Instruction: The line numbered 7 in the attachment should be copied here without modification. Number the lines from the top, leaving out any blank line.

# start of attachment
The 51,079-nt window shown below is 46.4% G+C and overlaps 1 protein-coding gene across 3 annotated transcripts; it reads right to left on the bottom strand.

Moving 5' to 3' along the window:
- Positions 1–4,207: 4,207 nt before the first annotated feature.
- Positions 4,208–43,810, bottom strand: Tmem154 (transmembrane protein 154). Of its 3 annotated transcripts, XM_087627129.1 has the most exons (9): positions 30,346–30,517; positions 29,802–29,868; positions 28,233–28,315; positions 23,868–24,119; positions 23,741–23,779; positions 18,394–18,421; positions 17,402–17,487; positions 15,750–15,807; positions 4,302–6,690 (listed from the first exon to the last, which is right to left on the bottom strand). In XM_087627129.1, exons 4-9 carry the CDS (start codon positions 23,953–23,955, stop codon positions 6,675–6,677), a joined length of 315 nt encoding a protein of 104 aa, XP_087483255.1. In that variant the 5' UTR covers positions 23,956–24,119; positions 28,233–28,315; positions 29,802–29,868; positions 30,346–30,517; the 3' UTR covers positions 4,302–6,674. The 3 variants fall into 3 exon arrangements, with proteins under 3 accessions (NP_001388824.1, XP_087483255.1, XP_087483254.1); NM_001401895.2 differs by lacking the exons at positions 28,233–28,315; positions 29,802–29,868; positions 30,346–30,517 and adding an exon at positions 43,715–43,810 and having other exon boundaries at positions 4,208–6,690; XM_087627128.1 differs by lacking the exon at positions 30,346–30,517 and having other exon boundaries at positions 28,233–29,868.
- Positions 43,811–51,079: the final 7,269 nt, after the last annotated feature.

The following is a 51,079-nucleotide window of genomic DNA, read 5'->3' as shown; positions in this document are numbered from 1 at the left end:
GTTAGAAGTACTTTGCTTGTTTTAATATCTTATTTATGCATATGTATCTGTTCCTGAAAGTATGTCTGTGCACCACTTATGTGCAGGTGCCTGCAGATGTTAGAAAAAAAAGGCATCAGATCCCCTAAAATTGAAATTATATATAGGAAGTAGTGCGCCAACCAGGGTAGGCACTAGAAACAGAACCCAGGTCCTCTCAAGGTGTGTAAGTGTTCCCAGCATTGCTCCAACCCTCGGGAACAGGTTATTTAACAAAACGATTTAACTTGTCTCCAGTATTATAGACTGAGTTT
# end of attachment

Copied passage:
GTTAGAAGTACTTTGCTTGTTTTAATATCTTATTTATGCATATGTATCTGTTCCTGAAAGTATGTCTGTGCACCACTTATGTGCAGGTGCCTGCAGATGTTAGAAAAAAAAGGCATCAGATCCCCTAAAATTGAAATTATATATAGGAAGTAGTGCGCCAACCAGGGTAGGCACTAGAAACAGAACCCAGGTCCTCTCAAGGTGTGTAAGTGTTCCCAGCATTGCTCCAACCCTCGGGAACAGGTTATTTAACAAAACGATTTAACTTGTCTCCAGTATTATAGACTGAGTTT